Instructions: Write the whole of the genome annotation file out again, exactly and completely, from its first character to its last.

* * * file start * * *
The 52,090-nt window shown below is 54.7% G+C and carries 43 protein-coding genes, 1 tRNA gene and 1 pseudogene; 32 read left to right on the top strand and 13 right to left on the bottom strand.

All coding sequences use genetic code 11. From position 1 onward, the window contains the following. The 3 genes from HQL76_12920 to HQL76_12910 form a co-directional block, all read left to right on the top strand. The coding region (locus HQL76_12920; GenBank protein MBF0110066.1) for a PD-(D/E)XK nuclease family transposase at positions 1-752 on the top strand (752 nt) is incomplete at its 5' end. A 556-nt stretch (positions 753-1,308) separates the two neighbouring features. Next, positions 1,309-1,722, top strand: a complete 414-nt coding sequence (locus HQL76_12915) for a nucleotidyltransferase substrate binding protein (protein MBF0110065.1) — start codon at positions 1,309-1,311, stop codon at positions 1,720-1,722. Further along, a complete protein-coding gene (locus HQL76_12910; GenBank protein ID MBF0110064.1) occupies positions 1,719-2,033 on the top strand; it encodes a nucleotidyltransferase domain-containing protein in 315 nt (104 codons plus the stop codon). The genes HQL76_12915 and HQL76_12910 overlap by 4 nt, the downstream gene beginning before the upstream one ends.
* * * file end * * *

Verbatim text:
The 52,090-nt window shown below is 54.7% G+C and carries 43 protein-coding genes, 1 tRNA gene and 1 pseudogene; 32 read left to right on the top strand and 13 right to left on the bottom strand.

All coding sequences use genetic code 11. From position 1 onward, the window contains the following. The 3 genes from HQL76_12920 to HQL76_12910 form a co-directional block, all read left to right on the top strand. The coding region (locus HQL76_12920; GenBank protein MBF0110066.1) for a PD-(D/E)XK nuclease family transposase at positions 1-752 on the top strand (752 nt) is incomplete at its 5' end. A 556-nt stretch (positions 753-1,308) separates the two neighbouring features. Next, positions 1,309-1,722, top strand: a complete 414-nt coding sequence (locus HQL76_12915) for a nucleotidyltransferase substrate binding protein (protein MBF0110065.1) — start codon at positions 1,309-1,311, stop codon at positions 1,720-1,722. Further along, a complete protein-coding gene (locus HQL76_12910; GenBank protein ID MBF0110064.1) occupies positions 1,719-2,033 on the top strand; it encodes a nucleotidyltransferase domain-containing protein in 315 nt (104 codons plus the stop codon). The genes HQL76_12915 and HQL76_12910 overlap by 4 nt, the downstream gene beginning before the upstream one ends.